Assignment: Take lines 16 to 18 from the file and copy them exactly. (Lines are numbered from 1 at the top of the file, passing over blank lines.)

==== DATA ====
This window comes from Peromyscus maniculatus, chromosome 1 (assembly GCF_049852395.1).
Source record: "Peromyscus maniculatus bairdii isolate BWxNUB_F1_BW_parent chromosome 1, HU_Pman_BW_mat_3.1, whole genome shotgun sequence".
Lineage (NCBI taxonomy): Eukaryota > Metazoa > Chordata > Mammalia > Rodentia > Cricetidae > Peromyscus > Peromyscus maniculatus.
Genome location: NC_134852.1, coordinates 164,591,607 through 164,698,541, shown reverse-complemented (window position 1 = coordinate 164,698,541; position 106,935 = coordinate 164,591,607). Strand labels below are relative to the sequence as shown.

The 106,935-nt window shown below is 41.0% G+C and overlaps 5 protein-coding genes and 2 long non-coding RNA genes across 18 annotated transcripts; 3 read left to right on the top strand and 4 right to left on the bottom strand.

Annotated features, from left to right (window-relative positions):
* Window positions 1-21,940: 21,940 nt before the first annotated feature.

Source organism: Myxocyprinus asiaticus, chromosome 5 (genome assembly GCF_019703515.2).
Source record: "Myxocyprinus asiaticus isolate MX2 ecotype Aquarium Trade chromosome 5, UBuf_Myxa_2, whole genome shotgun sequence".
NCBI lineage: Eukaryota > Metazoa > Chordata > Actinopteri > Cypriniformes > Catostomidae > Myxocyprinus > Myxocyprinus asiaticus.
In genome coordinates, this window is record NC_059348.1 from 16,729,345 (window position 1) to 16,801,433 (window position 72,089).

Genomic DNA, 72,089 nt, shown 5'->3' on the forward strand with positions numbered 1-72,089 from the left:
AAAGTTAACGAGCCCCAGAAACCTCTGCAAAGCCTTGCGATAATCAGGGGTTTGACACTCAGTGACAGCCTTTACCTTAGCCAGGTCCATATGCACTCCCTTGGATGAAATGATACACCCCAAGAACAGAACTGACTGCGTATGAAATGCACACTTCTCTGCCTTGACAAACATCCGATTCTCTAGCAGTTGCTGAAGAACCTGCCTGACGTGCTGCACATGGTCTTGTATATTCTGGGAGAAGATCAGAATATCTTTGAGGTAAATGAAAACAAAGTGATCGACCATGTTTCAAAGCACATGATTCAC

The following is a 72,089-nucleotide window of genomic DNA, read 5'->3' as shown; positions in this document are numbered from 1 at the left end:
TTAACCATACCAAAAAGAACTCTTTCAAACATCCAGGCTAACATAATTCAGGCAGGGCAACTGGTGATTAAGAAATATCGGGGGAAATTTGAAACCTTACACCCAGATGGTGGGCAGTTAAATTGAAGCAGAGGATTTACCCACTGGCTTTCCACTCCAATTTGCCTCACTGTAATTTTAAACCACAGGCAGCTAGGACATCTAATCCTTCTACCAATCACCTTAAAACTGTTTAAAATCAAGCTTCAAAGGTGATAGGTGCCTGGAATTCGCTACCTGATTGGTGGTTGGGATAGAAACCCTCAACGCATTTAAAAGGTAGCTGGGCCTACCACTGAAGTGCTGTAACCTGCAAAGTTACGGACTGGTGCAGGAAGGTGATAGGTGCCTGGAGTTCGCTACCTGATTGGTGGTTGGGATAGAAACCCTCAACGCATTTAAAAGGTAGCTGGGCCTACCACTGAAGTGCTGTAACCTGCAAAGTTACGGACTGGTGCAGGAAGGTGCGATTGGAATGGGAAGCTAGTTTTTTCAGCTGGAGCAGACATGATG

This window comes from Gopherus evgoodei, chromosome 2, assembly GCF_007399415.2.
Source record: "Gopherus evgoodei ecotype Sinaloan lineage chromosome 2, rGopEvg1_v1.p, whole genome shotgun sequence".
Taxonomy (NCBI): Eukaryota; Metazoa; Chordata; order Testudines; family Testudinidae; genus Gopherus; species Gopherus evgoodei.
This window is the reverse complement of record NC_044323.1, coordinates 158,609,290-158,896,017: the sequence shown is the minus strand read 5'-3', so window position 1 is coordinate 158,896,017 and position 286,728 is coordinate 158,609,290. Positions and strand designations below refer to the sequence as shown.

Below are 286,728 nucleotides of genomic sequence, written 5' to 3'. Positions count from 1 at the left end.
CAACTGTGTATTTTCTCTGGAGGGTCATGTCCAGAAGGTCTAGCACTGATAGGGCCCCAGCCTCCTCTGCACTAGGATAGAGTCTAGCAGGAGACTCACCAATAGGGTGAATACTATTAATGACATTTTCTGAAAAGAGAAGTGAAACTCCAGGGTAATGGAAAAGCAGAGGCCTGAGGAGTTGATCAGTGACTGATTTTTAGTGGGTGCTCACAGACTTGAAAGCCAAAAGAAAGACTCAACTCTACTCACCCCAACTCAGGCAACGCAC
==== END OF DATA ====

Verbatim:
This window comes from Gopherus evgoodei, chromosome 2, assembly GCF_007399415.2.
Source record: "Gopherus evgoodei ecotype Sinaloan lineage chromosome 2, rGopEvg1_v1.p, whole genome shotgun sequence".
Taxonomy (NCBI): Eukaryota; Metazoa; Chordata; order Testudines; family Testudinidae; genus Gopherus; species Gopherus evgoodei.